University of Canterbury Department of Computer Science and Software Engineering

# MRIP - Multiple Replications In Parallel

Quantitative stochastic simulation is a useful tool for studying performance of stochastic dynamic systems, but it can consume much time and computing resources. Even with today's high speed processors, it is common for simulation jobs to take hours or days to complete.

Processor speeds are increasing as technology improves, but there are limits to the speed that can be achieved with a single, serial processor. To overcome these limits, parallel or distributed computation is needed. Not only does this speed up the simulation process, in the best case proportionally to the number of processors used, but the reliability of the program can be improved by placing less reliance on a single processor.

One approach to parallel simulation is to divide up the simulation model and simulate a part of it on each processor. However, depending on the nature of the model it can be very difficult to find a way of dividing it up, and if the model does not divide up readily, the gain from parallelising it will be less than proportional to the number of processors. Even in cases where the model can be parallelised easily, more work is required to implement a parallel version of the simulation than a serial one.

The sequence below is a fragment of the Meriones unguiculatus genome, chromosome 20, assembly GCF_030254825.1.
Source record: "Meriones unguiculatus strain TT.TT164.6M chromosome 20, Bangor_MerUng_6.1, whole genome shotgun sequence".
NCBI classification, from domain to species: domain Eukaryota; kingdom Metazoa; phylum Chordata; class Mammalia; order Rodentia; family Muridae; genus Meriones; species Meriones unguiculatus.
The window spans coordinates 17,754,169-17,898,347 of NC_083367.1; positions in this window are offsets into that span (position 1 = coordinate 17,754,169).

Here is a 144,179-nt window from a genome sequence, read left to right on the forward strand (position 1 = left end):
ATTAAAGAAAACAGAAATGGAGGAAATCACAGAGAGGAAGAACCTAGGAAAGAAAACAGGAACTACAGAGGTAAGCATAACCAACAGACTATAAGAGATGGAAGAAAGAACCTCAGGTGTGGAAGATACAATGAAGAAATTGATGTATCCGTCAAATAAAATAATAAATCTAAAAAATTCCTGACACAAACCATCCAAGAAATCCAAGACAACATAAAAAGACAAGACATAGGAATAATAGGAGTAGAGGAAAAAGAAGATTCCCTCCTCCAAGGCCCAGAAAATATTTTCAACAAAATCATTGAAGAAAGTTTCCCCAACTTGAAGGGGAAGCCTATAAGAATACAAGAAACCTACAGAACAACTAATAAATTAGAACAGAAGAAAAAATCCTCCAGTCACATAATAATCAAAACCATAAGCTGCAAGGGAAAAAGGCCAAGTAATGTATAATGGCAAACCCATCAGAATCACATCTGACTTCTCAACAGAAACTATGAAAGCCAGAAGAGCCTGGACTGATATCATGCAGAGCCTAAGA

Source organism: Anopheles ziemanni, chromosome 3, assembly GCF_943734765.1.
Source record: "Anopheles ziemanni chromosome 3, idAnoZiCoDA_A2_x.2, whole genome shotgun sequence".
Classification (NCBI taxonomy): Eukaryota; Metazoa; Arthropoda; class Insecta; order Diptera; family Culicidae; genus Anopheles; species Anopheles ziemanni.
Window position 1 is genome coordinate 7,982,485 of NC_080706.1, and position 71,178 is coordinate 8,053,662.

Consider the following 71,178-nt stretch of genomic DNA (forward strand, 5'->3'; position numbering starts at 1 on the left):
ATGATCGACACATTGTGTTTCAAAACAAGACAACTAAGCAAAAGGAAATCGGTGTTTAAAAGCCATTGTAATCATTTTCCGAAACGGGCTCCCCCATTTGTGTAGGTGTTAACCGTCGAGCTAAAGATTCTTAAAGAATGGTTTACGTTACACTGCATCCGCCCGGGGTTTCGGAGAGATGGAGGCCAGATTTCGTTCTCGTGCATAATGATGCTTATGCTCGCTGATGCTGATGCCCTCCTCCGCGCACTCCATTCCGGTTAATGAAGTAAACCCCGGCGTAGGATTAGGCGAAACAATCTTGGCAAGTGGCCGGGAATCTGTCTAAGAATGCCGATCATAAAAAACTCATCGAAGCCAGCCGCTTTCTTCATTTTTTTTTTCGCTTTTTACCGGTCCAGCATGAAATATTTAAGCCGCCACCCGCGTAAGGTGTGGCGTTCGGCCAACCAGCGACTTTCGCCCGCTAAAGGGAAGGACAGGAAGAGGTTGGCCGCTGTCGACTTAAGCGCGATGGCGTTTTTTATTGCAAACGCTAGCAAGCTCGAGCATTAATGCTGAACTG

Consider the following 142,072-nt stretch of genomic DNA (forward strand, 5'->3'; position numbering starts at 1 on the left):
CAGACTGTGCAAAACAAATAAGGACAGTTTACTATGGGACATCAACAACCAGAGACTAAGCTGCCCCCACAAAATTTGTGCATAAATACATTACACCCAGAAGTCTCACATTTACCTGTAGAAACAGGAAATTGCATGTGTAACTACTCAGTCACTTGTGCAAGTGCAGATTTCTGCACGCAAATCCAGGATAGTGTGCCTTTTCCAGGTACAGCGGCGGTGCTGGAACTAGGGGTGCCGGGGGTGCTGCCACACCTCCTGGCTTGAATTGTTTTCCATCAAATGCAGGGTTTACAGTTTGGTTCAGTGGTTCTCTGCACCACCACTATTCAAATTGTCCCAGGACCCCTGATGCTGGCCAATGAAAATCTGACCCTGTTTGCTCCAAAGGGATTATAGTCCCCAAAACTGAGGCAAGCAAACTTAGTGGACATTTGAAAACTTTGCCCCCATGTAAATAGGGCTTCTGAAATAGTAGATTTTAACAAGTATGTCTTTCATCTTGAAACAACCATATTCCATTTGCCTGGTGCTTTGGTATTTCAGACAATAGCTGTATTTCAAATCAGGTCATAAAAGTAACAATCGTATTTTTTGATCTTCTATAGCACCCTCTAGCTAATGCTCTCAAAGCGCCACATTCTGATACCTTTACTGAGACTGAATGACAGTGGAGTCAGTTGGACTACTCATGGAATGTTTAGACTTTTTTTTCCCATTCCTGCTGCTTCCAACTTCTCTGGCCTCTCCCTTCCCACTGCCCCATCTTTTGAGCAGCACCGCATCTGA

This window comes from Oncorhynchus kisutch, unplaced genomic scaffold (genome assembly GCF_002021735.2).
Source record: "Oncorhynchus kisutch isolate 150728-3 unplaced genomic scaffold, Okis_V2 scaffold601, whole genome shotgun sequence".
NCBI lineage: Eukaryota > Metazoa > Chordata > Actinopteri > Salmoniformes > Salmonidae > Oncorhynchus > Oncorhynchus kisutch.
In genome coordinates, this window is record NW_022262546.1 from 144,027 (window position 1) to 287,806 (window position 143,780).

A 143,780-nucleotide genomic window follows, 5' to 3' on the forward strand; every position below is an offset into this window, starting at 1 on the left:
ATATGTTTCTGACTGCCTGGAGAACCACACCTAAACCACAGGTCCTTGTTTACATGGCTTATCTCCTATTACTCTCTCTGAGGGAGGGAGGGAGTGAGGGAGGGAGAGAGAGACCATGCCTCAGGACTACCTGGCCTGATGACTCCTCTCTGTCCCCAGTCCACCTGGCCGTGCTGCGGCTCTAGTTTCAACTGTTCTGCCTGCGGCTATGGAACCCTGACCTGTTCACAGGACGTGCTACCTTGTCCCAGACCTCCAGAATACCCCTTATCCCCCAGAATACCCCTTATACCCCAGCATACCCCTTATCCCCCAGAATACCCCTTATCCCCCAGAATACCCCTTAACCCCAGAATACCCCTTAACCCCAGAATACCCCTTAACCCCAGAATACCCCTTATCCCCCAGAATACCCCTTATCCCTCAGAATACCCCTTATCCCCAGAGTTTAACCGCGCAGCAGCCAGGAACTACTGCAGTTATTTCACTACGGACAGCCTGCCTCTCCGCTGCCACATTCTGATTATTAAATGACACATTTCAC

Akaroa takes a different approach to parallel simulation, that of multiple replications in parallel or MRIP. Instead of dividing up the simulation program, multiple instances of an ordinary serial simulation program are run simultaneously on different processors.

These instances run independently of one another, and continuously send back to a central controlling process observations of the simulation model parameters which are of interest. The central process calculates from these observations an overall estimate of the mean value of each parameter. When it judges that it has enough observations to form an estimate of the required accuracy, it halts the simulation.

Since the simulations run independently, if there are n copies of the simulation running on n processors they will on average produce observations at n times the rate of a single copy, and therefore produce enough observations to halt the simulation after 1/nth of the time. So the MRIP technique can be expected to speed up the simulation approximately in proportion to the number of processors used.

MRIP also provides a degree of fault tolerance. It doesn't matter which instance of the simulation the estimates come from, so if one processor fails, the program it was running can be restarted and the simulation continued without penalty. Alternatively, the simulation can simply be continued with one less processor and take proportionately longer to complete.

In summary, the advantages of the MRIP technique are that it can be applied to any simulation program without the need to parallelise it or modify it in any way; it provides a speedup proportional to the number of processors; and it improves the reliability of the simulation.